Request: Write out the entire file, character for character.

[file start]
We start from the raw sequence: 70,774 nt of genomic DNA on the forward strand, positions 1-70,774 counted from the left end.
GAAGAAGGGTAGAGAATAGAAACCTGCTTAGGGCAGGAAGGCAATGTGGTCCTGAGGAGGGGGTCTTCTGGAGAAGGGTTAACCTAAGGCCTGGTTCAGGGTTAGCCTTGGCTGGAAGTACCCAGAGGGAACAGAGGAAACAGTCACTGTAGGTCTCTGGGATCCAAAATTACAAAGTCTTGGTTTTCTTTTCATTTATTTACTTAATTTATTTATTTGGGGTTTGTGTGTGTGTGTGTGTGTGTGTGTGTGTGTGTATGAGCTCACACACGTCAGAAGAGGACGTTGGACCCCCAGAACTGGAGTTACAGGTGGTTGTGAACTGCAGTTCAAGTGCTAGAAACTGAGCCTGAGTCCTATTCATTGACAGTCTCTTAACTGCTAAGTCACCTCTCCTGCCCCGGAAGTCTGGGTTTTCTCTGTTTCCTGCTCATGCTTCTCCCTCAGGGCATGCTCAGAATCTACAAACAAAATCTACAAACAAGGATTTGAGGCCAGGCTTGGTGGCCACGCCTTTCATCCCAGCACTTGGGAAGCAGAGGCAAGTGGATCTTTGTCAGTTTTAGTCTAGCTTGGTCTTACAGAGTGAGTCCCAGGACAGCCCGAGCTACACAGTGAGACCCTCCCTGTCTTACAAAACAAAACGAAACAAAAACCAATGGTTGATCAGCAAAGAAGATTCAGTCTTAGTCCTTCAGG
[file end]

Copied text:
We start from the raw sequence: 70,774 nt of genomic DNA on the forward strand, positions 1-70,774 counted from the left end.
GAAGAAGGGTAGAGAATAGAAACCTGCTTAGGGCAGGAAGGCAATGTGGTCCTGAGGAGGGGGTCTTCTGGAGAAGGGTTAACCTAAGGCCTGGTTCAGGGTTAGCCTTGGCTGGAAGTACCCAGAGGGAACAGAGGAAACAGTCACTGTAGGTCTCTGGGATCCAAAATTACAAAGTCTTGGTTTTCTTTTCATTTATTTACTTAATTTATTTATTTGGGGTTTGTGTGTGTGTGTGTGTGTGTGTGTGTGTGTGTATGAGCTCACACACGTCAGAAGAGGACGTTGGACCCCCAGAACTGGAGTTACAGGTGGTTGTGAACTGCAGTTCAAGTGCTAGAAACTGAGCCTGAGTCCTATTCATTGACAGTCTCTTAACTGCTAAGTCACCTCTCCTGCCCCGGAAGTCTGGGTTTTCTCTGTTTCCTGCTCATGCTTCTCCCTCAGGGCATGCTCAGAATCTACAAACAAAATCTACAAACAAGGATTTGAGGCCAGGCTTGGTGGCCACGCCTTTCATCCCAGCACTTGGGAAGCAGAGGCAAGTGGATCTTTGTCAGTTTTAGTCTAGCTTGGTCTTACAGAGTGAGTCCCAGGACAGCCCGAGCTACACAGTGAGACCCTCCCTGTCTTACAAAACAAAACGAAACAAAAACCAATGGTTGATCAGCAAAGAAGATTCAGTCTTAGTCCTTCAGG